UFO UpDates
A mailing list for the study of UFO-related phenomena
'Its All Here In Black & White'
Location: UFOUpDatesList.Com > 2013 > Jan > Jan 10

Seventeen Billion Earth-Sized Worlds

From: Edward Gehrman <egehrman.nul>
Date: Wed, 9 Jan 2013 08:35:22 -0800
Archived: Thu, 10 Jan 2013 07:47:56 -0500
Subject: Seventeen Billion Earth-Sized Worlds

Source: Gizmodo.com


Jan 8, 2013

If There Are 17 Billion Earth-Sized Worlds In Our Galaxy,
The Universe Is Bubbling With Life
by  Jesus Diaz

Astronomers have a mind-blowing new theory: that there are 17
billion Earth-sized planets in our galaxy. They don't yet know
how many of these worlds are in habitable zones, but the
implications of this discovery are amazing. So much that some
claim the "quest for a twin Earth is heating up."

Simply put: If there are 17 billion Earth-sized worlds In our
galaxy, it's clear that the Universe is bubbling with life. The
team, lead by Francois Fressin of the Harvard-Smithsonian Center
for Astrophysics, used the latest data from NASA's Kepler
mission to find that one in six stars have "a planet 0.8 - 1.25
times the size of Earth in an orbit of 85 days or less."

Of course, before we start with this alien life math wankfest,
let's answer a fundamental question: why are Earth-sized planets

The answer is simple: Earth is the only habitable planet that we
know of. Scientists assume that, given the same set of
conditions - orbit time, distance from sun, gravity and
composition - life will develop in other star systems just like
it developed in Earth. Simplifying (and without knowing yet why
this is exactly), planets like Mars weren't big enough and
planets like Venus were too close.

Now, let's be really conservative and assume that only one
percent of those planets is in its star system's habitable zone.
That's 170 million Earth-sized worlds that may harbor some kind
of life. Let's keep being skeptical. Let's say that only one
percent of those planets have actually developed actual life.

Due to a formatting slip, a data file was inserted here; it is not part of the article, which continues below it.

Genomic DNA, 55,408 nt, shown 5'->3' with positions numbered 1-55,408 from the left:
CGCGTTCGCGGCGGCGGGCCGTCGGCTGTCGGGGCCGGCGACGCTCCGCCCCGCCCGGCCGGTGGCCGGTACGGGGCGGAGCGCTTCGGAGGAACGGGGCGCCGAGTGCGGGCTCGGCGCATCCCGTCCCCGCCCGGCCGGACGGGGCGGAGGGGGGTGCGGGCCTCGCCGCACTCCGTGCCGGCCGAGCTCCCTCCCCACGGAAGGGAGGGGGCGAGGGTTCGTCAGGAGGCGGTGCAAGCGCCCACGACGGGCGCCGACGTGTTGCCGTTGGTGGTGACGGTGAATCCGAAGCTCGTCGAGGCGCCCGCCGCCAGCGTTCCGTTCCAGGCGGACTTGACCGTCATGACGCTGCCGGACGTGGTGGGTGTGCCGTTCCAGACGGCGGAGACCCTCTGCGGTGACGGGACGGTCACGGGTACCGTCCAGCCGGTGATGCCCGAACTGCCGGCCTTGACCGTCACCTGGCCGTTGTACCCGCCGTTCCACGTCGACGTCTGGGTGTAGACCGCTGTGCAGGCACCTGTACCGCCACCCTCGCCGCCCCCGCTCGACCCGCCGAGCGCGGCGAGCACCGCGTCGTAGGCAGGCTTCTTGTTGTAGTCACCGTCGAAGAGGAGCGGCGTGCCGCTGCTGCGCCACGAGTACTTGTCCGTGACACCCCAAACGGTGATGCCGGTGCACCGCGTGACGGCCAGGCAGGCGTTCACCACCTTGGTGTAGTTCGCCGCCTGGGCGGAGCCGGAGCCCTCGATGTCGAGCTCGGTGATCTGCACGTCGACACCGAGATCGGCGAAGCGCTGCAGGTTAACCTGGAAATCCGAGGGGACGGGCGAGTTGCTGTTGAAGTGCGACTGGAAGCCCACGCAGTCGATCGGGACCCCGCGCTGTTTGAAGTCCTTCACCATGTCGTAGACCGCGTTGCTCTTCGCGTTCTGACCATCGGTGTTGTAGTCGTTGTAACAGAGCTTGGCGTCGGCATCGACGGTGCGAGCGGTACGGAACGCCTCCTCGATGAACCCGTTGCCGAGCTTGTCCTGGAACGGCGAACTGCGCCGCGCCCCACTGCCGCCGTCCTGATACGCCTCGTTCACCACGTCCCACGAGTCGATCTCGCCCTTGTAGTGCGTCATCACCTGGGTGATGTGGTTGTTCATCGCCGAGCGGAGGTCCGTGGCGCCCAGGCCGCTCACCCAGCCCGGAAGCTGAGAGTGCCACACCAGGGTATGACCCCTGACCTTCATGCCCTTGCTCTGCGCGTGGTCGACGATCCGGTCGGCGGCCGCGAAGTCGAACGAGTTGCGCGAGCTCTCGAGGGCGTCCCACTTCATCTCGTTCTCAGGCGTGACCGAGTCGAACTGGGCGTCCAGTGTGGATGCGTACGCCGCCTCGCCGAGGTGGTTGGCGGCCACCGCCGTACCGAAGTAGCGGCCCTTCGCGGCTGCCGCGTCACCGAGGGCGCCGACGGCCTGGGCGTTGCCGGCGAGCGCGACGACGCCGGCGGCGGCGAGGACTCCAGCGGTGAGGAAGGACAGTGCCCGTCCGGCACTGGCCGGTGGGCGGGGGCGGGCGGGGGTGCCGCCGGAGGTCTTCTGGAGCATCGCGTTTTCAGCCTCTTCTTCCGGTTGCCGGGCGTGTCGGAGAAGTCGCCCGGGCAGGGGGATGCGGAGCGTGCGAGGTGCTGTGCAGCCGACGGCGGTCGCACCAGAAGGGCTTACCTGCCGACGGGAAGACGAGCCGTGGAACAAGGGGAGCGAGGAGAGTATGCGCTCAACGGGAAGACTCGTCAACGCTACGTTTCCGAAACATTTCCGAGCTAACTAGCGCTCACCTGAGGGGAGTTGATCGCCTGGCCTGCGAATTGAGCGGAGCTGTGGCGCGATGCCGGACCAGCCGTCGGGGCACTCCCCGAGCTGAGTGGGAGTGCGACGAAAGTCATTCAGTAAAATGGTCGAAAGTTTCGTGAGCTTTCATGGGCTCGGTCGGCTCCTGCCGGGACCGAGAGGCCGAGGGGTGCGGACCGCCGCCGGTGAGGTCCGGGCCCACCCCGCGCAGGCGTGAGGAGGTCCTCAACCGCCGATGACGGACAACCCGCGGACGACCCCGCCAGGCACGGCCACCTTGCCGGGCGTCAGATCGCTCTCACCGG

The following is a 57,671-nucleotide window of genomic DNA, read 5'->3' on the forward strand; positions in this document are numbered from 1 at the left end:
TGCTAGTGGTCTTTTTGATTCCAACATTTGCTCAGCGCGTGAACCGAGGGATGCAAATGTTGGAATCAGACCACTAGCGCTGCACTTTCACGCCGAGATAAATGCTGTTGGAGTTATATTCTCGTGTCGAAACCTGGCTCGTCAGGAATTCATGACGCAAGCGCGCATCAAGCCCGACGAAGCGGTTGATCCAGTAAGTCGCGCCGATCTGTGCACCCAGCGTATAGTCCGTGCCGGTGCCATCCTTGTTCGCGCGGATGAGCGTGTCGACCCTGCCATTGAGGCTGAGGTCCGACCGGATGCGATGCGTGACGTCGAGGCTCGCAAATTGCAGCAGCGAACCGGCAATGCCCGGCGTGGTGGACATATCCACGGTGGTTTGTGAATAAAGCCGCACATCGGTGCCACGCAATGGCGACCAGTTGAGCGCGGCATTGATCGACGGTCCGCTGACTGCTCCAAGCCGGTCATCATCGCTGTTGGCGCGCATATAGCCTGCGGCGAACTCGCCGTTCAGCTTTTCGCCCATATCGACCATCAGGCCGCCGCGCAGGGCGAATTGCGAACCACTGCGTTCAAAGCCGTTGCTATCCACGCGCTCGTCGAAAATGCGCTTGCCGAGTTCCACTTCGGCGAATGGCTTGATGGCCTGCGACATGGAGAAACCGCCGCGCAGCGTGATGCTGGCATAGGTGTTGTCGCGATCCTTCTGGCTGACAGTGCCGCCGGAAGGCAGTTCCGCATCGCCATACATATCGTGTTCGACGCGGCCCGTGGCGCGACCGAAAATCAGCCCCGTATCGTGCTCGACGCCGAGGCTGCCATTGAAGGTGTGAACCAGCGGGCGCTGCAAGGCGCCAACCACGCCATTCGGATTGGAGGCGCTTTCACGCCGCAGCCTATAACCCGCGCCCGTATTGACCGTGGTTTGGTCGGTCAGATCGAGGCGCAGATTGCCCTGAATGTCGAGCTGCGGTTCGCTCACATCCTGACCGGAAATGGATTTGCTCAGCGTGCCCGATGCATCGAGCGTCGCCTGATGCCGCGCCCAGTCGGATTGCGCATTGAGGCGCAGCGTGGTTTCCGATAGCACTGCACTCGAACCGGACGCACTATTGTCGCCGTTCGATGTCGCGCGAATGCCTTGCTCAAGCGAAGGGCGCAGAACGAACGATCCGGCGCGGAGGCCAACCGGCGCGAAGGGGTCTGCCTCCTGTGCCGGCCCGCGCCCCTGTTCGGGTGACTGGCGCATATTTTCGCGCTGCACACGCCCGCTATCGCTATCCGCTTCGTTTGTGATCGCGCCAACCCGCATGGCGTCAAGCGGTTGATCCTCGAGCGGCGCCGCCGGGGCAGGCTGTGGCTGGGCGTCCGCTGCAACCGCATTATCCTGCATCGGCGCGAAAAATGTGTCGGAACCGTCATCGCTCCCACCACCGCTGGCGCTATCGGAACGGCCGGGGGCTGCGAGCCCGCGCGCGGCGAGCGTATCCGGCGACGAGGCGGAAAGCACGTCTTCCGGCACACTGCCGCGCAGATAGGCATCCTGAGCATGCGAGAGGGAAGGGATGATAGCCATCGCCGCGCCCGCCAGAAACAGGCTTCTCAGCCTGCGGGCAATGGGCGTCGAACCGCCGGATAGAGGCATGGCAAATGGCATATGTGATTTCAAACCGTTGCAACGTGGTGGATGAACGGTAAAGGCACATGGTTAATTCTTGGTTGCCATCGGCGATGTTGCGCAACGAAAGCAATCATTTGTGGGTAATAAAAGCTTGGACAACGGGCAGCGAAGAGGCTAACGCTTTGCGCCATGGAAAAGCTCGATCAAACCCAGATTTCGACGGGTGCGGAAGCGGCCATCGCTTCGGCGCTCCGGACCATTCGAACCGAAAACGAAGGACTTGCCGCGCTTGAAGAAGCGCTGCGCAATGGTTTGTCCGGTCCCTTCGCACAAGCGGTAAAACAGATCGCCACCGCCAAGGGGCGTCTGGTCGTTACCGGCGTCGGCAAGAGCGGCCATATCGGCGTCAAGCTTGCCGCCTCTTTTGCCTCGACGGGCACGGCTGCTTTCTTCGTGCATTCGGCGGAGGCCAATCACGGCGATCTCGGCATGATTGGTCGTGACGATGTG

That leaves us with 1,700,000 worlds bubbling with lifeforms.
It's  most  probable  that these worlds would have a variety of
organisms but, continuing to be pessimistic, let's suppose that
only one  percent of those Earth-sized worlds have developed
complex animals.  That's 17,000 alternative Earths full of
three-headed monkeys or whatever.

Finally, let's presume that one percent of those planets'
animals have evolved so much that they have developed a
civilization similar to ours. That's 170 worlds, people. 170
worlds is one amazing number, at least for me.

Now, if that's not amazing to you, look at the number of
galaxies in the Universe.

The most recent computer simulation puts that number at 500
billion. Of course, not all galaxies have the same numbers of
stars, but since some are bigger than ours and some are smaller
that ours,  let's  just assume that it all evens out. Wait.
Let's be galactic jerks here and take 100 billion galaxies out
of the total number. 400 billion galaxies, each of them with
about 170 civilized worlds.

That's 79,900 billion planets with civilizations on them. Read
that number a couple of times. Of course, the Universe is an
awfully big place. So big that we may never encounter another

But that's a minor point. The fact is that, even being
conservative, even if we further cut that number drastically,
even if we assume much lower percentages, even if we think that
some civilizations may have been destroyed by asteroids or wars
or some other kind of disaster - even if we just assume that,
out of those 79,900 civilizations, only one percent have
actually survived and thrived, that leaves us with 799 billion
civilizations in the Universe. Still too optimist for you?
Destroy 99% of those with Death Star lasers. That's still 7.99
billion civilizations.

Going one step further, and think about the chances of meeting
one of these civilizations. Let's presume that only one percent
of the 7.99 billion have mastered warp drives - Not a crazy
possibility! That's 79.9 million civilizations with Entreprises.
Oh, and all of this is assuming that only planets similar to
ours can harbor life. The fact is, we really don't know that
that is the case. But given what we do know, knowing how life
seems to thrive in the most desolate environments and looking at
these extremely negative scenarios, there's really no other
conclusion: We are just one of many. And when this whole thing
makes my head spin, that's good news. We are not alone. I have
no doubt that the encounter is inevitable. We just have to
survive long enough. But we will get there.

Listen to 'Strange Days... Indeed' - The PodCast



These contents above are copyright of the author and
UFO UpDates - Toronto. They may not be reproduced
without the express permission of both parties and
are intended for educational use only.

[ Next Message | This Day's Messages ]
This Month's Index |

UFO UpDates Main Index

UFO UpDates - Toronto - Operated by Errol Bruce-Knapp

Archive programming by Glenn Campbell at Glenn-Campbell.com